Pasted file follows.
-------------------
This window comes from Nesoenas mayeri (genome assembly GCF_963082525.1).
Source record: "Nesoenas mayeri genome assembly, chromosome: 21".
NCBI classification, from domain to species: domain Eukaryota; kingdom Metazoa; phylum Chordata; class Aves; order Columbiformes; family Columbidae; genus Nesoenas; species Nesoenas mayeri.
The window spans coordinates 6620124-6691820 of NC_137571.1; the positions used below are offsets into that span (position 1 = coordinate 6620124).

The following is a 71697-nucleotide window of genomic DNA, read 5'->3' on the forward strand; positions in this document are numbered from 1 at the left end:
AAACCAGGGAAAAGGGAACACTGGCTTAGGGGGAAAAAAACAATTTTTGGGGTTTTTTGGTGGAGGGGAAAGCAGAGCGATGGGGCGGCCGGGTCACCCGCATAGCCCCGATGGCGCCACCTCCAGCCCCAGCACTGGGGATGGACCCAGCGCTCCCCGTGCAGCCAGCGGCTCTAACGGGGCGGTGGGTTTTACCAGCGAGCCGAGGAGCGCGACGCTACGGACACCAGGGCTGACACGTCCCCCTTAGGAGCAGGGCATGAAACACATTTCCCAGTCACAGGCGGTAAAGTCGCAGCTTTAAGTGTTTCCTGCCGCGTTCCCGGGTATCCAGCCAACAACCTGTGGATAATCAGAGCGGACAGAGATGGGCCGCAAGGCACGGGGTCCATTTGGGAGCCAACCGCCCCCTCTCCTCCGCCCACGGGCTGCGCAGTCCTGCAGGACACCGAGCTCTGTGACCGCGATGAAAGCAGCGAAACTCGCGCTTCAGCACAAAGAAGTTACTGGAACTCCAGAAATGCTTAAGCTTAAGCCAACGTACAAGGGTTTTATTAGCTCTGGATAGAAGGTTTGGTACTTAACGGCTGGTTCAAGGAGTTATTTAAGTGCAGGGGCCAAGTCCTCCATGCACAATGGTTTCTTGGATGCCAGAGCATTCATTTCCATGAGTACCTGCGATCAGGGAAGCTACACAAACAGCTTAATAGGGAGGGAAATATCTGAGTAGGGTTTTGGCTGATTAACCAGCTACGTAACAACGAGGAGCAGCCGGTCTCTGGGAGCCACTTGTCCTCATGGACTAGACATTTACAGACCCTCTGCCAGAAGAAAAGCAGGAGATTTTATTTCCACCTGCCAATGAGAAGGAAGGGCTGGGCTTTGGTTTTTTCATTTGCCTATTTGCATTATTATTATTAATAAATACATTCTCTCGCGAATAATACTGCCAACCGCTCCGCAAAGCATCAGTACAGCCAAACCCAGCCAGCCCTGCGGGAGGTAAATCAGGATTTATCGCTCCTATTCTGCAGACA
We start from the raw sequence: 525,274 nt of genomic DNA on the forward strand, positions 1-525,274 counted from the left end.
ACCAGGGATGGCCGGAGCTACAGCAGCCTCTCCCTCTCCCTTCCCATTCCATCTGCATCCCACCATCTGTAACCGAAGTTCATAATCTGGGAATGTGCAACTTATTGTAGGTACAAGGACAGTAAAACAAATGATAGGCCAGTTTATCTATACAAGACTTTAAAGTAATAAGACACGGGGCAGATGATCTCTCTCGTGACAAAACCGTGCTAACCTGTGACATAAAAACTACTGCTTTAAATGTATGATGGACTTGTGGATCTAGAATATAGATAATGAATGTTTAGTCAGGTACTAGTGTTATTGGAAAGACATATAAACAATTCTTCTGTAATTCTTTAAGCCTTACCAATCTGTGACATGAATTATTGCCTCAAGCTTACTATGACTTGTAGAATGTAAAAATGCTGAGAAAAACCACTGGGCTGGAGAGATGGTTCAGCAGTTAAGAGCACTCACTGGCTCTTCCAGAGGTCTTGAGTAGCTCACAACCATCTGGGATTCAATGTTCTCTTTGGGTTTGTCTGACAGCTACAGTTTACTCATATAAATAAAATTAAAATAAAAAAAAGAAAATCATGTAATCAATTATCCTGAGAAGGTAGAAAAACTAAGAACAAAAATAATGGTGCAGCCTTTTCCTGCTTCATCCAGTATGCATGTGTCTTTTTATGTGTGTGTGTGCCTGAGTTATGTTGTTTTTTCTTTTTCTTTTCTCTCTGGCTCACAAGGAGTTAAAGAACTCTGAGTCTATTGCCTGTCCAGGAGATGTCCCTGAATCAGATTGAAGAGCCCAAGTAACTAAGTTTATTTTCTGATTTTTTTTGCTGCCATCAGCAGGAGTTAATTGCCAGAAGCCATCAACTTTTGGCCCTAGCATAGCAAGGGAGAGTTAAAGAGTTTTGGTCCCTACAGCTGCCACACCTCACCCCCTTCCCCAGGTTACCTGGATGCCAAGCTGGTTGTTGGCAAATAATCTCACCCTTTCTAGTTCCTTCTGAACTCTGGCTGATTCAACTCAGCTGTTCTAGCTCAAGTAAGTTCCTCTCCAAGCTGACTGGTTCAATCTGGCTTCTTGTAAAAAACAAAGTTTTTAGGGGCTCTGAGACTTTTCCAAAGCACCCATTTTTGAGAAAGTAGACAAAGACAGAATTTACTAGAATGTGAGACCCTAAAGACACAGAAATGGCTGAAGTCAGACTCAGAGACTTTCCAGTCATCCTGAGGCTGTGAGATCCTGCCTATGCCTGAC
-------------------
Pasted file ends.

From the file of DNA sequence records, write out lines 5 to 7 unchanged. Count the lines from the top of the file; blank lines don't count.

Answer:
The following is a 71697-nucleotide window of genomic DNA, read 5'->3' on the forward strand; positions in this document are numbered from 1 at the left end:
AAACCAGGGAAAAGGGAACACTGGCTTAGGGGGAAAAAAACAATTTTTGGGGTTTTTTGGTGGAGGGGAAAGCAGAGCGATGGGGCGGCCGGGTCACCCGCATAGCCCCGATGGCGCCACCTCCAGCCCCAGCACTGGGGATGGACCCAGCGCTCCCCGTGCAGCCAGCGGCTCTAACGGGGCGGTGGGTTTTACCAGCGAGCCGAGGAGCGCGACGCTACGGACACCAGGGCTGACACGTCCCCCTTAGGAGCAGGGCATGAAACACATTTCCCAGTCACAGGCGGTAAAGTCGCAGCTTTAAGTGTTTCCTGCCGCGTTCCCGGGTATCCAGCCAACAACCTGTGGATAATCAGAGCGGACAGAGATGGGCCGCAAGGCACGGGGTCCATTTGGGAGCCAACCGCCCCCTCTCCTCCGCCCACGGGCTGCGCAGTCCTGCAGGACACCGAGCTCTGTGACCGCGATGAAAGCAGCGAAACTCGCGCTTCAGCACAAAGAAGTTACTGGAACTCCAGAAATGCTTAAGCTTAAGCCAACGTACAAGGGTTTTATTAGCTCTGGATAGAAGGTTTGGTACTTAACGGCTGGTTCAAGGAGTTATTTAAGTGCAGGGGCCAAGTCCTCCATGCACAATGGTTTCTTGGATGCCAGAGCATTCATTTCCATGAGTACCTGCGATCAGGGAAGCTACACAAACAGCTTAATAGGGAGGGAAATATCTGAGTAGGGTTTTGGCTGATTAACCAGCTACGTAACAACGAGGAGCAGCCGGTCTCTGGGAGCCACTTGTCCTCATGGACTAGACATTTACAGACCCTCTGCCAGAAGAAAAGCAGGAGATTTTATTTCCACCTGCCAATGAGAAGGAAGGGCTGGGCTTTGGTTTTTTCATTTGCCTATTTGCATTATTATTATTAATAAATACATTCTCTCGCGAATAATACTGCCAACCGCTCCGCAAAGCATCAGTACAGCCAAACCCAGCCAGCCCTGCGGGAGGTAAATCAGGATTTATCGCTCCTATTCTGCAGACA
We start from the raw sequence: 525,274 nt of genomic DNA on the forward strand, positions 1-525,274 counted from the left end.